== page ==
"Give with a free hand, but give only your own."
 -- J.R.R. Tolkien The Children of Hurin
- Vitamin C -

General Information:

Wikipedia entry:
Dr. Ray Shahelien entry: 


Treatment With Vitamin C Dissolves Toxic Protein Aggregates in Alzheimer's Disease
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Known sources:

Natural sources:


Treatment With Vitamin C Dissolves Toxic Protein Aggregates in Alzheimer's Disease
ScienceDaily (Aug. 18, 2011)
"When we treated brain tissue from mice suffering from Alzheimer's disease with vitamin C, we could see that the toxic protein aggregates were dissolved. Our results show a previously unknown model for how vitamin C affects the amyloid plaques," says Katrin Mani, reader in Molecular Medicine at Lund University.
"Another interesting finding is that the useful vitamin C does not need to come from fresh fruit. In our experiments, we show that the vitamin C can also be absorbed in larger quantities in the form of dehydroascorbic acid from juice that has been kept overnight in a refrigerator, for example."

Suppression of Amyloid β A11 Antibody Immunoreactivity by Vitamin C: Possible Role Of Heparan Sulfate Oligosaccharides Derived From Glypican-1 By Ascorbate-induced, Nitric Oxide (NO)-catalyzed Degradation.
F. Cheng, R. Cappai, G. D. Ciccotosto, G. Svensson, G. Multhaup, L.-A. Fransson, K. Mani.
Journal of Biological Chemistry, 2011; 286 (31): 27559 DOI: 10.1074/jbc.M111.243345

Vitamins C and E May Protect Against Mental Decline

"We believe antioxidants like vitamins C and E may protect against vascular dementia by limiting the amount of brain damage that persists after a stroke," said study author Kamal Masaki, MD, of the University of Hawaii in Honolulu. "The supplements may also play a role in providing protection against brain cell and membrane injury involved in many aging-related diseases, thus resulting in significantly higher scores on mental performance tests in later life."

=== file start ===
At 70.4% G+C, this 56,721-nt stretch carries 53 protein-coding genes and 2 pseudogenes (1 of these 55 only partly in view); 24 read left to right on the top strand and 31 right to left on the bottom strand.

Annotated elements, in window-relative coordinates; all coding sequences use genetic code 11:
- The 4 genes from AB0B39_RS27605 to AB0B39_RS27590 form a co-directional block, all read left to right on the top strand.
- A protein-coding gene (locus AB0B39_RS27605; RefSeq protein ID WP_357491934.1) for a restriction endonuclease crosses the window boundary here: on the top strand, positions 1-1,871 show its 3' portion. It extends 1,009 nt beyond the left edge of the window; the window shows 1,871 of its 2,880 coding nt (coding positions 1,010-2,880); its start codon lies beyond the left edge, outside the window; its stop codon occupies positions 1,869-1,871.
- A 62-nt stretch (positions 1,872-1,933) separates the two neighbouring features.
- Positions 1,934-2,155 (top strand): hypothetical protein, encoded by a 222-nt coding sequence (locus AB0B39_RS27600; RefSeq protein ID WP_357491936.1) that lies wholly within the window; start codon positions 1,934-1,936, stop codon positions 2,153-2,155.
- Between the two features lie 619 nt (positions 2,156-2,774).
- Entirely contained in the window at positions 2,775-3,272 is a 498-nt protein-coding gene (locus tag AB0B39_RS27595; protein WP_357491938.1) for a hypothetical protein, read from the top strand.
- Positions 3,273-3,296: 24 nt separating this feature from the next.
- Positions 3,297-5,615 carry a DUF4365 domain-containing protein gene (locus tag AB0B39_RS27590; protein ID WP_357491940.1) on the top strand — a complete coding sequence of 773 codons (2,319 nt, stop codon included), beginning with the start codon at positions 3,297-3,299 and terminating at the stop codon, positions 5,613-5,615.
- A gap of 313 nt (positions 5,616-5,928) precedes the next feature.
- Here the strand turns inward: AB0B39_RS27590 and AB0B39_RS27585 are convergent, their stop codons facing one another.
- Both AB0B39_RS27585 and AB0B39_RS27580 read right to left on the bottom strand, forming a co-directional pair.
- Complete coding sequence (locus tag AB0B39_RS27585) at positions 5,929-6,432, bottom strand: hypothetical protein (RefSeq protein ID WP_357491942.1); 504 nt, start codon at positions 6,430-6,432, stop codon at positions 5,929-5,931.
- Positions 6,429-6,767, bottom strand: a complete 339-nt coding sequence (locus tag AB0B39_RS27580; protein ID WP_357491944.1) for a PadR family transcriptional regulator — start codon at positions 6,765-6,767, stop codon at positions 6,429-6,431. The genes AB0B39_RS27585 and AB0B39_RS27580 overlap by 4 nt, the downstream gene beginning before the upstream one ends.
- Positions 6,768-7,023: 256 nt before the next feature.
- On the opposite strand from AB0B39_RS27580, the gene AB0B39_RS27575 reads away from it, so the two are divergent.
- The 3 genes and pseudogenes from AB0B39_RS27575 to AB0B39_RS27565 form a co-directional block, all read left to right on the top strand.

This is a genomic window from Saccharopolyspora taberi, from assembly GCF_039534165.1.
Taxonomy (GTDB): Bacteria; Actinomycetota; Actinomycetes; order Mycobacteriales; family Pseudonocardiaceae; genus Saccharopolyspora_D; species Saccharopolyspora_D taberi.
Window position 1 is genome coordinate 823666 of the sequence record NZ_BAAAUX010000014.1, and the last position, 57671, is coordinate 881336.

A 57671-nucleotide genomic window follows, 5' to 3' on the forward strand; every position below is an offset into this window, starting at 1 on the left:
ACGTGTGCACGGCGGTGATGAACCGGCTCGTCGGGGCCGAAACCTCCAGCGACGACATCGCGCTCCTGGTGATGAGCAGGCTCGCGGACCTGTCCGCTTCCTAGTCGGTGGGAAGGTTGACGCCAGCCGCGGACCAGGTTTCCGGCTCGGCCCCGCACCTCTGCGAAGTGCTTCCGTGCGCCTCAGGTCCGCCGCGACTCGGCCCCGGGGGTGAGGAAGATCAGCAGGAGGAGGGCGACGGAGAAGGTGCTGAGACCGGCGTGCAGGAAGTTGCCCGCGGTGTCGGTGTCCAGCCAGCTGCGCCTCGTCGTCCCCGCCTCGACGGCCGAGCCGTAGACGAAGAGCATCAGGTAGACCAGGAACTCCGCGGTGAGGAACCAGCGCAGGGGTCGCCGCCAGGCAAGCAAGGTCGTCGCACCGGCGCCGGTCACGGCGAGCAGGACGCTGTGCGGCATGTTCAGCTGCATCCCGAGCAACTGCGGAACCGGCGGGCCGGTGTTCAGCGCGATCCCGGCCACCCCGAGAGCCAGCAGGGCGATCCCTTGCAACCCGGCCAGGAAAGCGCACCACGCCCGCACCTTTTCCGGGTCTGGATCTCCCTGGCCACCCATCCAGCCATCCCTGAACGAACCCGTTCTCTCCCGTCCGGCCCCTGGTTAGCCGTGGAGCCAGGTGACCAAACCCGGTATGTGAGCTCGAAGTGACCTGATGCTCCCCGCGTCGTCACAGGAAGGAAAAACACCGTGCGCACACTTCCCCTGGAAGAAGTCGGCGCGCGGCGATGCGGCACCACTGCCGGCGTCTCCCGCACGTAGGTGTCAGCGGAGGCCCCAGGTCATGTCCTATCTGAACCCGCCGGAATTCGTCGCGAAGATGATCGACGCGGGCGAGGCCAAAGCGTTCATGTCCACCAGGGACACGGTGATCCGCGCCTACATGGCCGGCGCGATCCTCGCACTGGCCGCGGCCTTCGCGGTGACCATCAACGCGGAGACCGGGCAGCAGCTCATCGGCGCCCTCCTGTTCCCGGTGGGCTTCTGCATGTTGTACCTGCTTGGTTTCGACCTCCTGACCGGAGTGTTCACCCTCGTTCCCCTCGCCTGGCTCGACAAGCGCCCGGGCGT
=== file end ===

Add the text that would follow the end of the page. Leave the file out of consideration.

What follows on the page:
Vitamin C injections ease ovarian-cancer treatments
High doses reduce chemotherapy side effects in humans and fight tumours in mice.

Heidi Ledford
05 February 2014
...They noticed that earlier trials had partially relied on intravenous administration of high doses of vitamin C, or ascorbate, whereas the larger follow-up studies had used only oral doses of the drug.

This, they reasoned, could be an important difference: ascorbate is processed by the body in different ways when administered orally versus intravenously. Oral doses act as antioxidants, protecting cells from damage caused by reactive compounds that contain oxygen. But  vitamin C given intravenously can have the opposite effect by promoting the formation of one of those compounds: hydrogen peroxide. Cancer cells are particularly susceptible to damage by such reactive oxygen-containing compounds...




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Updated: July 2, 2012
Inception: July 2, 2012